At this stage, Parker represents the biggest question mark athletically speaking. Despite his young age, the two ACL injuries make you wonder if there is any room for him to improve his agility. But at the least, Parker can drive to the basket and finish over the top with authority, even if his defense doesn't catch up.

So, Bulls fans are starting to become intrigued with this roster.

Fred Hoiberg wants his teams to play an up-tempo game, and last season was the first year during Hoiberg's Bulls tenure where the team actually ranked in the top 10 in pace. So if you have followed the Bulls carefully since Thibodeau's departure, you see a front-office that supports their new head coach, yet wasted a couple years to commit fully to his vision, and to a direction for the franchise.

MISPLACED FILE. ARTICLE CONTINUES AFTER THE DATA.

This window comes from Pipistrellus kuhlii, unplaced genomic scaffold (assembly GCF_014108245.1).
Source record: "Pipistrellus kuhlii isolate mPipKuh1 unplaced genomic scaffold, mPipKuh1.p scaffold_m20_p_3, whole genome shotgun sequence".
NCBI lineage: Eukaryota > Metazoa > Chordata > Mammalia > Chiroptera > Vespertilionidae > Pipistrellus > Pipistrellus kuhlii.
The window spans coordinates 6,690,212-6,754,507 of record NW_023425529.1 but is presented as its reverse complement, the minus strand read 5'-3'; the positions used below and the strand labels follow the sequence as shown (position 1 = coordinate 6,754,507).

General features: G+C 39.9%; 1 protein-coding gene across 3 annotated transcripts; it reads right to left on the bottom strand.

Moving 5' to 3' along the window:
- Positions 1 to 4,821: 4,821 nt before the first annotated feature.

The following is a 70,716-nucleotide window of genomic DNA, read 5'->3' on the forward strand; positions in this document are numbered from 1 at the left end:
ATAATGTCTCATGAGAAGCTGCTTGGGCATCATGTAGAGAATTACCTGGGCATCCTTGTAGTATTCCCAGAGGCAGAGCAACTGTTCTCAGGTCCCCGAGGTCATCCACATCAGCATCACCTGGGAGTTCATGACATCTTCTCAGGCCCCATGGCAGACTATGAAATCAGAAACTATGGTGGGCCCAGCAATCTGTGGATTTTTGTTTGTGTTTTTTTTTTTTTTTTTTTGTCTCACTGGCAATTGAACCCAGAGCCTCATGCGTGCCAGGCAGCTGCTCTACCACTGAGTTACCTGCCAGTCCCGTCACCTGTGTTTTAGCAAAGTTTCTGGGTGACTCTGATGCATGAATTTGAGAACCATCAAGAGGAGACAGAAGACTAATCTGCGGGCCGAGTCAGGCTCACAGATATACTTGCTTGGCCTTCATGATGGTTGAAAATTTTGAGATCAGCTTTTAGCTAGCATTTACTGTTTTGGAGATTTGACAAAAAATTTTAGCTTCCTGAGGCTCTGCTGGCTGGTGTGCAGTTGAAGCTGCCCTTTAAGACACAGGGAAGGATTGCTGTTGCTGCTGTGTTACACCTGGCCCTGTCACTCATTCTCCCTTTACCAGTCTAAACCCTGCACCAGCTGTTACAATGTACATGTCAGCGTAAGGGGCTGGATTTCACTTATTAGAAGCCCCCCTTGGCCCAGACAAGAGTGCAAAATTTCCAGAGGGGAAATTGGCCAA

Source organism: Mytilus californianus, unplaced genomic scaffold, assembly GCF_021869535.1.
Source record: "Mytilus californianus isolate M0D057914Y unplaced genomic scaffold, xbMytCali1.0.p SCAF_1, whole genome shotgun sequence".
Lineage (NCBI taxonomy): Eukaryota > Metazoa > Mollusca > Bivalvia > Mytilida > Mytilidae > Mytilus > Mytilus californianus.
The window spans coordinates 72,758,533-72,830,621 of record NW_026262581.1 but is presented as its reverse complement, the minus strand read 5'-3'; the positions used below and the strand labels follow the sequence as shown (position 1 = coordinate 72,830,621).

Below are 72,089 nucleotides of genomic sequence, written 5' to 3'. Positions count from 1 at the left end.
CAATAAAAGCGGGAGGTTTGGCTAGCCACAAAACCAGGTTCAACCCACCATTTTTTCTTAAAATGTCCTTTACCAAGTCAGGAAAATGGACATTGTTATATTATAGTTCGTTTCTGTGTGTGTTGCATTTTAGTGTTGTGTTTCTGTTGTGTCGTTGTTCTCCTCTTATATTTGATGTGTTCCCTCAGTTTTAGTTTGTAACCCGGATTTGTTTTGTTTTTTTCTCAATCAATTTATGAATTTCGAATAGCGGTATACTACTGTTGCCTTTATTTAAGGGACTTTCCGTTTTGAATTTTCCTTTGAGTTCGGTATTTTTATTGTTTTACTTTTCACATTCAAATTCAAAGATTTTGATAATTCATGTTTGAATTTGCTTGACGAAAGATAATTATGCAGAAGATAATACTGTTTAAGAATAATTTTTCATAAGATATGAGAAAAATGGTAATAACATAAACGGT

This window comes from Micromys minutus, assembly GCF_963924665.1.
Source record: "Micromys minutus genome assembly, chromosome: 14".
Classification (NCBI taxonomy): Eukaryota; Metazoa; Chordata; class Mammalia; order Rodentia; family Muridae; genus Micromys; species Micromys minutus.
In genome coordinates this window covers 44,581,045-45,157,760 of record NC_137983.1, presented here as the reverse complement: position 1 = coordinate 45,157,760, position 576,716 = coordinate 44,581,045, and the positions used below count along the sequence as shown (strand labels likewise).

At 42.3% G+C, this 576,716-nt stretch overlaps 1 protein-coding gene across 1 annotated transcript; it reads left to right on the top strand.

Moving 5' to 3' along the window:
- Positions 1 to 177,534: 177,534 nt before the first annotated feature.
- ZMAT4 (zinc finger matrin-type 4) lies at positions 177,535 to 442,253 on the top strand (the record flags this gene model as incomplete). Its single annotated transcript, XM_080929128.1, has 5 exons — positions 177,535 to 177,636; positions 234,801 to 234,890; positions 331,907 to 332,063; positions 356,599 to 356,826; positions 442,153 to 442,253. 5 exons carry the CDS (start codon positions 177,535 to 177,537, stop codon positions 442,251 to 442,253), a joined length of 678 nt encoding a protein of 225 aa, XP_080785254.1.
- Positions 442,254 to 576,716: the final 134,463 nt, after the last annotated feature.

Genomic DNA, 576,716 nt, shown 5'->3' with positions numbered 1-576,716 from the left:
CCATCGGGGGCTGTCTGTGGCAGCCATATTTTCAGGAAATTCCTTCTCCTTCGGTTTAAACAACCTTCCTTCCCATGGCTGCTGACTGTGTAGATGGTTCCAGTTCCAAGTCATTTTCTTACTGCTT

But the point is Forman finally chose a direction.

The Bulls have a young core, and financial flexibility moving forward. And for all the jokes the "GarPax" regime have endured over the years, they have put the team in a position to have sustained success if they hit on all the young players they have acquired. 

And if they are wrong in their assessment of their young talent? 

The Bulls would be able to let Parker go, now that we know the second year of his contract is a team option. LaVine's offensive skill set will allow him to still have trade value years from now, as his contract won't look nearly as bad over time. 

And if the Bulls flurry of moves make the team significantly worse in a year where many expect them to take a step forward, all it would mean is being equipped with a high lottery pick in what is shaping up to be a top-heavy 2019 NBA Draft.

So Gar Forman wanted the team to get younger and more athletic, and though it took longer than it should've, the front-office made good on their promise. That is something that Bulls fans can believe in.